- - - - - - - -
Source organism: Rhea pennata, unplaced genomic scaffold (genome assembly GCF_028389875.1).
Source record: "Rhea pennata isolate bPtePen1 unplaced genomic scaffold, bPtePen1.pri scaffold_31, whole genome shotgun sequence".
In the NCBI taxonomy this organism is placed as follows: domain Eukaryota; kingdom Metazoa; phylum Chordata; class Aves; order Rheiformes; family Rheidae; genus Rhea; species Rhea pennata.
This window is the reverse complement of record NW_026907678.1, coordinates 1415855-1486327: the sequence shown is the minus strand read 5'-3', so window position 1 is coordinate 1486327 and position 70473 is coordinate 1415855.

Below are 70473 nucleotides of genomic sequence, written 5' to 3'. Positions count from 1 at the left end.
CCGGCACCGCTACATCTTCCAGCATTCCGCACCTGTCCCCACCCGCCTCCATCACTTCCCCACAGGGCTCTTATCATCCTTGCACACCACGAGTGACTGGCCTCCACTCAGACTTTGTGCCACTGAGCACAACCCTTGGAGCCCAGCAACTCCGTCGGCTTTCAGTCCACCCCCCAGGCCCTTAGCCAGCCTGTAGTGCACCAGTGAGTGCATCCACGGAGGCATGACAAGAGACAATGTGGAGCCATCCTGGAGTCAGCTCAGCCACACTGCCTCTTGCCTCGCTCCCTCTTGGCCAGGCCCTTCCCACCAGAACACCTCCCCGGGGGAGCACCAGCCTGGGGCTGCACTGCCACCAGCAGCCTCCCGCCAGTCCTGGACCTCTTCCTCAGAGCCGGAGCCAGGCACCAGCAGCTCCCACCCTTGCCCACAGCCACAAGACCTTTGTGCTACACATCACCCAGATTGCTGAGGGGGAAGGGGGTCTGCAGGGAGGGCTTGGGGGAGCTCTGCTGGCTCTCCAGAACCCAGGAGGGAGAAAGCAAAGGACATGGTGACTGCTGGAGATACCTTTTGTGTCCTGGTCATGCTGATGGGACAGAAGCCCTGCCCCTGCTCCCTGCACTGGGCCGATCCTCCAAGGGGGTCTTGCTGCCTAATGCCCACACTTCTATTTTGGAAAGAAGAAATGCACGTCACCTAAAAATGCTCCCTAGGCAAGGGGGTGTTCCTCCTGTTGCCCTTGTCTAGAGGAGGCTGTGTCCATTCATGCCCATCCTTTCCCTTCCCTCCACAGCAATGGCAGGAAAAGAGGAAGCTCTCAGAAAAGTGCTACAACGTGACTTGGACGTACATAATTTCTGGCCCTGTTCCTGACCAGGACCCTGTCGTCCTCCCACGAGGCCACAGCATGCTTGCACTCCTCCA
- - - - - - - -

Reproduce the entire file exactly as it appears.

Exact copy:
Source organism: Rhea pennata, unplaced genomic scaffold (genome assembly GCF_028389875.1).
Source record: "Rhea pennata isolate bPtePen1 unplaced genomic scaffold, bPtePen1.pri scaffold_31, whole genome shotgun sequence".
In the NCBI taxonomy this organism is placed as follows: domain Eukaryota; kingdom Metazoa; phylum Chordata; class Aves; order Rheiformes; family Rheidae; genus Rhea; species Rhea pennata.
This window is the reverse complement of record NW_026907678.1, coordinates 1415855-1486327: the sequence shown is the minus strand read 5'-3', so window position 1 is coordinate 1486327 and position 70473 is coordinate 1415855.

Below are 70473 nucleotides of genomic sequence, written 5' to 3'. Positions count from 1 at the left end.
CCGGCACCGCTACATCTTCCAGCATTCCGCACCTGTCCCCACCCGCCTCCATCACTTCCCCACAGGGCTCTTATCATCCTTGCACACCACGAGTGACTGGCCTCCACTCAGACTTTGTGCCACTGAGCACAACCCTTGGAGCCCAGCAACTCCGTCGGCTTTCAGTCCACCCCCCAGGCCCTTAGCCAGCCTGTAGTGCACCAGTGAGTGCATCCACGGAGGCATGACAAGAGACAATGTGGAGCCATCCTGGAGTCAGCTCAGCCACACTGCCTCTTGCCTCGCTCCCTCTTGGCCAGGCCCTTCCCACCAGAACACCTCCCCGGGGGAGCACCAGCCTGGGGCTGCACTGCCACCAGCAGCCTCCCGCCAGTCCTGGACCTCTTCCTCAGAGCCGGAGCCAGGCACCAGCAGCTCCCACCCTTGCCCACAGCCACAAGACCTTTGTGCTACACATCACCCAGATTGCTGAGGGGGAAGGGGGTCTGCAGGGAGGGCTTGGGGGAGCTCTGCTGGCTCTCCAGAACCCAGGAGGGAGAAAGCAAAGGACATGGTGACTGCTGGAGATACCTTTTGTGTCCTGGTCATGCTGATGGGACAGAAGCCCTGCCCCTGCTCCCTGCACTGGGCCGATCCTCCAAGGGGGTCTTGCTGCCTAATGCCCACACTTCTATTTTGGAAAGAAGAAATGCACGTCACCTAAAAATGCTCCCTAGGCAAGGGGGTGTTCCTCCTGTTGCCCTTGTCTAGAGGAGGCTGTGTCCATTCATGCCCATCCTTTCCCTTCCCTCCACAGCAATGGCAGGAAAAGAGGAAGCTCTCAGAAAAGTGCTACAACGTGACTTGGACGTACATAATTTCTGGCCCTGTTCCTGACCAGGACCCTGTCGTCCTCCCACGAGGCCACAGCATGCTTGCACTCCTCCA